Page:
Hardwood Splits and Cracks with natural beauty
We are frequently asked about splits and cracks in hardwoods and why does it happen? And will it damage the structure? The simple answer is they are totally natural and nothing to worry about.
Equilibrium of the environment
Wood wants to be the same as its environment both in moisture content and temperature. During summer months and soaring temperatures timber starts to exhibit cracks and splits where it further dries out from its original point of FSP (Fibre saturation point).
Hardwood also tries its hardest to match its environment which you may not know, it moves, swells, and shrinks this is normal timber behaviour and should be fully understood when buying any timber product.
It is by its nature trying to reach an equilibrium with its surrounding air moisture. During summer this moisture content in the air is going up and down all the time as is the temperature and the wood is trying to do the same thing.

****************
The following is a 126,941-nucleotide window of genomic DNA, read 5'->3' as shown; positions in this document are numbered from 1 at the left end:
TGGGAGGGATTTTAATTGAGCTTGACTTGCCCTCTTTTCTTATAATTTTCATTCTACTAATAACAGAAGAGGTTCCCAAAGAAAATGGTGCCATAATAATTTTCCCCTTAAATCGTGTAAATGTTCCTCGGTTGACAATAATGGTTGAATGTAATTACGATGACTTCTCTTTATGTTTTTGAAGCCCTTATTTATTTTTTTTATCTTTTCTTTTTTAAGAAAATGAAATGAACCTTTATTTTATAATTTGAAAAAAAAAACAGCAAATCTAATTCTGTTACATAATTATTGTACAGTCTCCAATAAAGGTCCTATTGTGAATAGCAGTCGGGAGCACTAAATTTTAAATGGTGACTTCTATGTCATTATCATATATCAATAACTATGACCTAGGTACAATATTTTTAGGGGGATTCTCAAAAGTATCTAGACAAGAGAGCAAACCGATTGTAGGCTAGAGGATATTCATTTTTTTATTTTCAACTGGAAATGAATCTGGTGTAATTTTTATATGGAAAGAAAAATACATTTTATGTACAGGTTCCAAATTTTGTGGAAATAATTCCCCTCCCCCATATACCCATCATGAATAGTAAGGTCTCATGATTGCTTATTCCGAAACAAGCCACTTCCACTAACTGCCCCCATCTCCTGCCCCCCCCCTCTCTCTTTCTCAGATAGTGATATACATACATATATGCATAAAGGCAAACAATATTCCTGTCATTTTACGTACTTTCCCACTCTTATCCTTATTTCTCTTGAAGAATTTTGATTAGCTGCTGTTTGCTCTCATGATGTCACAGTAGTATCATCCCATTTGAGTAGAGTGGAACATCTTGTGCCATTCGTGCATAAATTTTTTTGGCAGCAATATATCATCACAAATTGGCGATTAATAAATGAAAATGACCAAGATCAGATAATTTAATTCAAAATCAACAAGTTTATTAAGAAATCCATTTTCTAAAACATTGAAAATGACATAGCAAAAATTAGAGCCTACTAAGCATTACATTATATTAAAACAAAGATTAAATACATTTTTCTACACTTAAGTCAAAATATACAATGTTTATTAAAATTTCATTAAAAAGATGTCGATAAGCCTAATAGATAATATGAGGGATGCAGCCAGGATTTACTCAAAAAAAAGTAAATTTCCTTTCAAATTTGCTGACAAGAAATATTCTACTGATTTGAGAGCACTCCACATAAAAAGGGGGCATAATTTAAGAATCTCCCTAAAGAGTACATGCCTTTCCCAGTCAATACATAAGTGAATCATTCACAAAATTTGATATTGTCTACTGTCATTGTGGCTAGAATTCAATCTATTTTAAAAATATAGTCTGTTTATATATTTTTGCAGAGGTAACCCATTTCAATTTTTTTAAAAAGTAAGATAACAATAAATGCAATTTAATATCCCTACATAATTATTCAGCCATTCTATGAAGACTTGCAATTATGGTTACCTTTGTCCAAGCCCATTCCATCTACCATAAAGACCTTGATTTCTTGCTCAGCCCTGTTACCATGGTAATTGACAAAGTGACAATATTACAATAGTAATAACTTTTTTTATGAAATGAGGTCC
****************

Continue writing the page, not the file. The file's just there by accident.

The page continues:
As hardwood dries out it shrinks across the grain and develops splits and cracks, sometimes also called ‘shakes’. As the grain runs along any one piece of timber the splits and cracks which open up as the fibres dry and separate this gives unique, natural character.
Cracks and splits are all part of the ageing process you will have probably seen this in the oak beam structure in an old pub at some point, we add expansion joints to all our timber bases to allow for this natural movement.
Regardless of how well dried a piece of hardwood is it will always grow and shrink according to seasonal changes in relative humidity of the air.
Sometimes cracks can open up alarmingly large this is entirely normal and once the inner core has dried the crack will close up.
Likewise as the moisture in the air increases so will the free water absorbed by capillary action in the wood and once again the cracks will close up.
Enjoy it and embrace it as it is part of its charm and warmth we all enjoy. Watch it and marvel at it’s behaviour, cracks and splits will disappear, open up, wander and move.